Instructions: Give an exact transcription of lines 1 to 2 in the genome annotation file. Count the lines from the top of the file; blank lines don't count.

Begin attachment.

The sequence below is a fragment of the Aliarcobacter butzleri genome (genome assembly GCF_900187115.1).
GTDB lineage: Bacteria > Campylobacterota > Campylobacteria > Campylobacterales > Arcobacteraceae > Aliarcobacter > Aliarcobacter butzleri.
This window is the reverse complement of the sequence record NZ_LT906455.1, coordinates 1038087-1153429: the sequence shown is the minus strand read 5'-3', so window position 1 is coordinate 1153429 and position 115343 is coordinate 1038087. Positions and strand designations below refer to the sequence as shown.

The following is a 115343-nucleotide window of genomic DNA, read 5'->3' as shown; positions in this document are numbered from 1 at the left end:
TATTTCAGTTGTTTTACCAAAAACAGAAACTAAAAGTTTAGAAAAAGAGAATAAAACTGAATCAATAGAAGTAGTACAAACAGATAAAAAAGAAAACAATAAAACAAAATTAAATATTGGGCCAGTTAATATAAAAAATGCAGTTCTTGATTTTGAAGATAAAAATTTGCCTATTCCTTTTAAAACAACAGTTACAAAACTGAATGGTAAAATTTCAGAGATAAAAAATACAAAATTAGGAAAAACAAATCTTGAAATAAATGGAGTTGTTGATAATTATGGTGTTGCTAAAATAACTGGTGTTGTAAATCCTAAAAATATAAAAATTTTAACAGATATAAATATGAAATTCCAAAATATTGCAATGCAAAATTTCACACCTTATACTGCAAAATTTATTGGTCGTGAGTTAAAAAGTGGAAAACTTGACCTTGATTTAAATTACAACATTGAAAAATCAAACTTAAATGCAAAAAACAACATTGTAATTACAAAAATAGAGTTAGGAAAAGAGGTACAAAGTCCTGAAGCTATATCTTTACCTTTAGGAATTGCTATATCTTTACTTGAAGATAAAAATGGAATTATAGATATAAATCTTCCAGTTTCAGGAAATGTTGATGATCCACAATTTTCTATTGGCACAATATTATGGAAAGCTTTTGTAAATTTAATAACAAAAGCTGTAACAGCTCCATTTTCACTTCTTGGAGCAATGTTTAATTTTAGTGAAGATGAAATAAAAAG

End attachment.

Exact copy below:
The sequence below is a fragment of the Aliarcobacter butzleri genome (genome assembly GCF_900187115.1).
GTDB lineage: Bacteria > Campylobacterota > Campylobacteria > Campylobacterales > Arcobacteraceae > Aliarcobacter > Aliarcobacter butzleri.